Assembly Gallery Activation:
In January 2017, Recess launched Assembly in a satellite space in downtown Brooklyn. To expand upon our mission to connect artists and publics, Assembly is at once an artist-led diversion program for court-involved youth and a public storefront gallery. Assembly is located at 370 Schermerhorn St. in Downtown Brooklyn.
From May 10th to July 28, Assembly will host The burden of deconstructing whiteness and systematic oppression should no longer fall squarely on the shoulders of black and brown bodies. This weight and its solutions have to be carried by and wrestled within the bodies of those who no longer desire to continue to perpetuate and benefit from them a project by Xaviera Simmons that will use Assembly’s public storefront for a multimedia video presentation and as a documentary filmmaking studio to compile a series of interviews designed to decenter Whiteness. This gallery activation is realized in partnership with Claudia Rankine’s The Racial Imaginary Institute (TRII). The artist and the Assembly program are collaborators for TRII’s summer exhibition and symposium “On Whiteness,” presented at The Kitchen, using a multitude of texts and references to engage the topic.
Pointing to writers, activists, artists and everyday people, The burden of deconstructing whiteness and systematic oppression should no longer fall squarely on the shoulders of black and brown bodies. This weight and its solutions have to be carried by and wrestled within the bodies of those who no longer desire to continue to perpetuate and benefit from them approaches Whiteness not only as it is applied to individuals, but how it dominates every measure of life in The United States.
Simmons will collaborate with Assembly participants to produce a video-based project comprised of footage, commentaries, and interviews captured and edited onsite. The artist will guide the young people as they engage friends, families and strangers around the question: how has whiteness affected your lived experience? Culminating in the production of an expansive video-collage sourced from a range of material including mobile phones photographs and video, recorded audio, digital video, Polaroid photography and text works, Simmons’ project will examine the potential for personal and collective storytelling to decenter whiteness in order to hold space for new narratives.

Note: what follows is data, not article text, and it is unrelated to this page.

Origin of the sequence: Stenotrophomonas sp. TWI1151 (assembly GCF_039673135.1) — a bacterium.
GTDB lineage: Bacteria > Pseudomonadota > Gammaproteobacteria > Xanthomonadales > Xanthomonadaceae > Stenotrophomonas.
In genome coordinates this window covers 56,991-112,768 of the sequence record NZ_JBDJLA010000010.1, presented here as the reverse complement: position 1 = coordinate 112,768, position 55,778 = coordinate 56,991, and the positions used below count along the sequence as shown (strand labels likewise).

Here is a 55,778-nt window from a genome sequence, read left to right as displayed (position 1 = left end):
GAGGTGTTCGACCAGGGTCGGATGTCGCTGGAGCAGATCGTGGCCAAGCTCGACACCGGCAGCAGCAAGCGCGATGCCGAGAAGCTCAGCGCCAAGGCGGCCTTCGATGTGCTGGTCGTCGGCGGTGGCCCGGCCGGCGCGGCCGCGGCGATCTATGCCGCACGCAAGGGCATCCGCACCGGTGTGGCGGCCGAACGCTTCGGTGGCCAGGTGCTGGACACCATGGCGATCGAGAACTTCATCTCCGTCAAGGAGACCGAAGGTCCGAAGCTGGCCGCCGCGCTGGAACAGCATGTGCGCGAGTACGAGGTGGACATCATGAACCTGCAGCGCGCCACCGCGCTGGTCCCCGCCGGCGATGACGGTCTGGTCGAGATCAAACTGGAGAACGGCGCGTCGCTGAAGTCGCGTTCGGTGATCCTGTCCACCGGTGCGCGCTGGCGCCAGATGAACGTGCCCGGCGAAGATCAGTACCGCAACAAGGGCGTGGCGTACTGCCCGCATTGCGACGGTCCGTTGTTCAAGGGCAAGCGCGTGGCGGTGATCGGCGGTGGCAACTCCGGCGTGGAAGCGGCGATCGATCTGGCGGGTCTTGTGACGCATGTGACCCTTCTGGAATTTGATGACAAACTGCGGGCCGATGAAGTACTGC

Banner Image: Index One-Composition Three, Courtesy of the Artist
Open to the public Thursday – Saturday, 12-6pm
370 Schermerhorn Street, Brooklyn, NY 11217
About the Artist
Xaviera Simmons’s sweeping body of work spans photography, performance, choreography video, sound, sculpture, and installation. Simmons’ interdisciplinary practice is rooted in shifting definitions of landscape, character development, art, political and social histories and the interconnectedness of formal processes. Simmons received her BFA from Bard College in 2004 after spending two years on a walking pilgrimage retracing the Transatlantic Slave Trade with Buddhist Monks. She completed the Whitney Museum’s Independent Study Program in Studio Art in 2005 while simultaneously completing a two-year actor-training conservatory with The Maggie Flanigan Studio. Simmons has exhibited nationally and internationally. Major exhibitions and performances include The Museum of Modern Art, NYC; MoMA PS1, NYC; The Studio Museum In Harlem, NYC; The Contemporary Arts Museum Houston, Houston, TX; The Public Art Fund, NYC; David Castillo Gallery, Miami, FL; among many others. Her works are in major museum and private collections including The Museum of Modern Art, The Guggenheim Museum, The Agnes Gund Art Collection, The Museum of Contemporary Art Chicago, The Studio Museum in Harlem, The Perez Art Museum, Miami, The Rubell Family Art Collection Deutsche Bank and UBS.
Major funding for Assembly is provided by The Horace Goldsmith Foundation, The Shelley & Donald Rubin Foundation, The Salomon Foundation, and The Stavros Niarchos Foundation. This program is also made possible with donated space and program support from Alloy Development.
Banner image courtesy of Charles Roussel